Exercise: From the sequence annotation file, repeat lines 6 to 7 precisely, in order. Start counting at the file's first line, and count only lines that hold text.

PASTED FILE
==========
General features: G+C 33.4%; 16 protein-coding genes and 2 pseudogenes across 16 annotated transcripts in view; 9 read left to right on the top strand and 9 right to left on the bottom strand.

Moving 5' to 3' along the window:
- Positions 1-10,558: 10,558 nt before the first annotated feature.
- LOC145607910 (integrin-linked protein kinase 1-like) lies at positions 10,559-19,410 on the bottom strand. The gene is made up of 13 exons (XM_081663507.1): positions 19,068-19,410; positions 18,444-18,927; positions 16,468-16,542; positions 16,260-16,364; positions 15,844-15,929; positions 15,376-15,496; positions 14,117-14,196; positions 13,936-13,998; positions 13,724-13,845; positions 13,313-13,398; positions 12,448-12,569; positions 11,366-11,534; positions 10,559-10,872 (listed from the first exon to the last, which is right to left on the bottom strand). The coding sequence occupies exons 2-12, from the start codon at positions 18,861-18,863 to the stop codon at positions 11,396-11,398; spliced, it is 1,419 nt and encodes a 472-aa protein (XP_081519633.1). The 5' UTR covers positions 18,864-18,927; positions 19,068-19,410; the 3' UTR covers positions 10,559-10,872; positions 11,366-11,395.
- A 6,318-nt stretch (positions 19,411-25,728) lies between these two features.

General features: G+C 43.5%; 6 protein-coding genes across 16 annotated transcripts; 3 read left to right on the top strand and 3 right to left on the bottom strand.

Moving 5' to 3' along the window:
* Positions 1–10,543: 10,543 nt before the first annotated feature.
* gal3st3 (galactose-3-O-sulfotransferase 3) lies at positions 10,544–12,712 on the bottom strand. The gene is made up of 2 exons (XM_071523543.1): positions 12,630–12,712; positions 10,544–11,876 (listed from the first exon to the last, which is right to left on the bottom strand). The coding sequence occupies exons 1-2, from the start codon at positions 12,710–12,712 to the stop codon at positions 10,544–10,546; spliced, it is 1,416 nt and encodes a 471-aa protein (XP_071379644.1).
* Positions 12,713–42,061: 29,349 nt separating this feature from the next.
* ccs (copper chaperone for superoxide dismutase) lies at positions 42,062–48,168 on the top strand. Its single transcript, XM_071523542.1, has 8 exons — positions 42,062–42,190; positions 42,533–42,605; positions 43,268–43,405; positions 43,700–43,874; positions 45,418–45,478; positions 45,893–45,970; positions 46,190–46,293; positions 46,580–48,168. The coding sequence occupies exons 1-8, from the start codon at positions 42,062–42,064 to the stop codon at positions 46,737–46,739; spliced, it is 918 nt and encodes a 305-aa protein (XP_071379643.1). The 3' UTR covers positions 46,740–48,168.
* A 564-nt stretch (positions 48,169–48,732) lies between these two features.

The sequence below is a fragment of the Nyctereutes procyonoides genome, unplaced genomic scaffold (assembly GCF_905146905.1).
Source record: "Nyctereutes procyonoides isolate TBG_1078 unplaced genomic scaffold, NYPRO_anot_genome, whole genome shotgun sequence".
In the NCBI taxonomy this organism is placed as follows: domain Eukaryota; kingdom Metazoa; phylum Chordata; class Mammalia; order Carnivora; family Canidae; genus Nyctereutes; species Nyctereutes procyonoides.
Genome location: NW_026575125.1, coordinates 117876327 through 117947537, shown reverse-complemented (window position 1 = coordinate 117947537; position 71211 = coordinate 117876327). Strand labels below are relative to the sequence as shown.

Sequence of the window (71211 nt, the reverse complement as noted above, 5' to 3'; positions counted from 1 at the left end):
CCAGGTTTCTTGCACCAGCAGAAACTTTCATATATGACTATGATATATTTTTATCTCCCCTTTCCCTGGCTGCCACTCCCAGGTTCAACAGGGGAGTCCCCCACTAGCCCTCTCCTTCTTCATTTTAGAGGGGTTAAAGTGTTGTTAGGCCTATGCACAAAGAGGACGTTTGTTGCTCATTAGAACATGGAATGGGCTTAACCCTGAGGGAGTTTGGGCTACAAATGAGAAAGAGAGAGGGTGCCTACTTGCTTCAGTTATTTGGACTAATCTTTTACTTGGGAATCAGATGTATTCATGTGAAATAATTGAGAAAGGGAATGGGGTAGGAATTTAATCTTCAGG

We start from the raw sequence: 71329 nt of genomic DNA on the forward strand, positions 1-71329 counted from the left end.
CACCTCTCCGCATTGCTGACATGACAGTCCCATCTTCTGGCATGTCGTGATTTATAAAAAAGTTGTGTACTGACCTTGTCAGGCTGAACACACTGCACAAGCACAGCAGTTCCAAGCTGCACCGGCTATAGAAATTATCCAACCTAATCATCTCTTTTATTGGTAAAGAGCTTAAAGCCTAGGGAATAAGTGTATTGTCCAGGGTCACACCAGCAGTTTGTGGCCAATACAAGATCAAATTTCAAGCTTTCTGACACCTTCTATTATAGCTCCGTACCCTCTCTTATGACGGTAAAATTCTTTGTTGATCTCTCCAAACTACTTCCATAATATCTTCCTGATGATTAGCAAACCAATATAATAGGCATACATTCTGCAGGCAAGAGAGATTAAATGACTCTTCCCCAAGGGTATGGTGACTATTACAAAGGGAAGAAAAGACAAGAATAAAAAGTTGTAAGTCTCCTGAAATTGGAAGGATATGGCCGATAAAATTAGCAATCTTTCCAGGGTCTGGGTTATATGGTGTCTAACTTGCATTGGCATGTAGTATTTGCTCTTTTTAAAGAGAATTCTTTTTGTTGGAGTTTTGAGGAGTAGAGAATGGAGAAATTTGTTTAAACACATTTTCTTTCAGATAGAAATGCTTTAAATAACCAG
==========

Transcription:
General features: G+C 43.5%; 6 protein-coding genes across 16 annotated transcripts; 3 read left to right on the top strand and 3 right to left on the bottom strand.

Moving 5' to 3' along the window: